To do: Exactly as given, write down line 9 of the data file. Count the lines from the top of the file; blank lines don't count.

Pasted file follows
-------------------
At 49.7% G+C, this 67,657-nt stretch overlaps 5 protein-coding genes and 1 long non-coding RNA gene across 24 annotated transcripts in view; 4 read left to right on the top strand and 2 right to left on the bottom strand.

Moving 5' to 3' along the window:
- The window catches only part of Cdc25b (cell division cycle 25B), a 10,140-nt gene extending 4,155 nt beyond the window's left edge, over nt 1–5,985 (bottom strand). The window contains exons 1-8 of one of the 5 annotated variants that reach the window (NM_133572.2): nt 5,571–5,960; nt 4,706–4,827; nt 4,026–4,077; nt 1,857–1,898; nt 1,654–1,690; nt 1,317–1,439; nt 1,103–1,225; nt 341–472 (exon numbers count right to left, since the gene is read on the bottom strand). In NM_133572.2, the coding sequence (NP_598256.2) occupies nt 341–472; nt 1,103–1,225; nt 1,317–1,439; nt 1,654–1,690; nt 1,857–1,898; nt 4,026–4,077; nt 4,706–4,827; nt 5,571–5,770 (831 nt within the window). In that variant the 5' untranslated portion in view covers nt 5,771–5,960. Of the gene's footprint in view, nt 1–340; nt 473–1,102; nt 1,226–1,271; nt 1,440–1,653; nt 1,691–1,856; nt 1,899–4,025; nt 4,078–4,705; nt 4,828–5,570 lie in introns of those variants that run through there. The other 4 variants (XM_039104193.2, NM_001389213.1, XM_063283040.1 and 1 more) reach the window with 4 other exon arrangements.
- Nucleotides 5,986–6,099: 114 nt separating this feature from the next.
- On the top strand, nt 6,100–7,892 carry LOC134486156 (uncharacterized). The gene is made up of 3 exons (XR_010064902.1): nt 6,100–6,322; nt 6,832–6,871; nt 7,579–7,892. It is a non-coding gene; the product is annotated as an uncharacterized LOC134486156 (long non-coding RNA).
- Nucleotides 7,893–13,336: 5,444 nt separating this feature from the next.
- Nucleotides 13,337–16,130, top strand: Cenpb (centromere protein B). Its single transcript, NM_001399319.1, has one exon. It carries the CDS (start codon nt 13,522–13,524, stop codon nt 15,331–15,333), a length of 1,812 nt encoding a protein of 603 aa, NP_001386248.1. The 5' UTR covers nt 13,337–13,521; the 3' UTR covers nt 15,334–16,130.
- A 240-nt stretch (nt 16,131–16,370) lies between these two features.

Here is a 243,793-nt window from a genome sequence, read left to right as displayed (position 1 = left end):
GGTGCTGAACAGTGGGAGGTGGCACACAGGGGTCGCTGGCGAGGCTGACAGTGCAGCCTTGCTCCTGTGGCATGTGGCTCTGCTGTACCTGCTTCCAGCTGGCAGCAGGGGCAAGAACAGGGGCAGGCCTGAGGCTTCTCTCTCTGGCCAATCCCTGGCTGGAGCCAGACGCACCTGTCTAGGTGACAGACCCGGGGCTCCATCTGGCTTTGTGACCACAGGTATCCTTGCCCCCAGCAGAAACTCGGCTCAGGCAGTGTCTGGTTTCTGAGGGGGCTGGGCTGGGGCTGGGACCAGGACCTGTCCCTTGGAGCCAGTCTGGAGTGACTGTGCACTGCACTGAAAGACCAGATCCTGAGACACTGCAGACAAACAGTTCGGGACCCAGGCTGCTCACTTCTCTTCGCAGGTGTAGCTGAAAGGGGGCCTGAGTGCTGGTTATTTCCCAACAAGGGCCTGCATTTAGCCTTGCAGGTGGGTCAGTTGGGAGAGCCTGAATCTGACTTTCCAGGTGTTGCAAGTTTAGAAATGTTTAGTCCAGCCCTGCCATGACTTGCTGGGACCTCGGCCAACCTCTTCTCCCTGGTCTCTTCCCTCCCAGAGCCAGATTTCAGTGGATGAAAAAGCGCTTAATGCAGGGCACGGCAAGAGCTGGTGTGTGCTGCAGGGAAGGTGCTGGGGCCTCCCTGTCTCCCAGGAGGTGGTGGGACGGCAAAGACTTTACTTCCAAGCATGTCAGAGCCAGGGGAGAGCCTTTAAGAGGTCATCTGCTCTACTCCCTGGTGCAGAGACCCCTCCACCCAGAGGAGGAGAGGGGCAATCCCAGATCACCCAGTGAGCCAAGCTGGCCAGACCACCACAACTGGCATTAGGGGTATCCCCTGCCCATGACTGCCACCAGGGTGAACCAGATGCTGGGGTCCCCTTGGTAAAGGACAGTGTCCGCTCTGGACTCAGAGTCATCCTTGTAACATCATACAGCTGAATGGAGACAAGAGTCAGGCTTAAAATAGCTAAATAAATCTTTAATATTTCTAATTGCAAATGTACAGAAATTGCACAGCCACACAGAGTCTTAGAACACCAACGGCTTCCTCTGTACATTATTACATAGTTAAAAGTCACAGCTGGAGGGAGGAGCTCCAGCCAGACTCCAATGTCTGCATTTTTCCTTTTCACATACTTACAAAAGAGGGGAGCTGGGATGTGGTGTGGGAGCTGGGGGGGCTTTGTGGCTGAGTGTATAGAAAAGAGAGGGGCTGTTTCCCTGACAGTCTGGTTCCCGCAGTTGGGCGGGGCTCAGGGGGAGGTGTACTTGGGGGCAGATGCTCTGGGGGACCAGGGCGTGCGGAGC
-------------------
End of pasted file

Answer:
Here is a 243,793-nt window from a genome sequence, read left to right as displayed (position 1 = left end):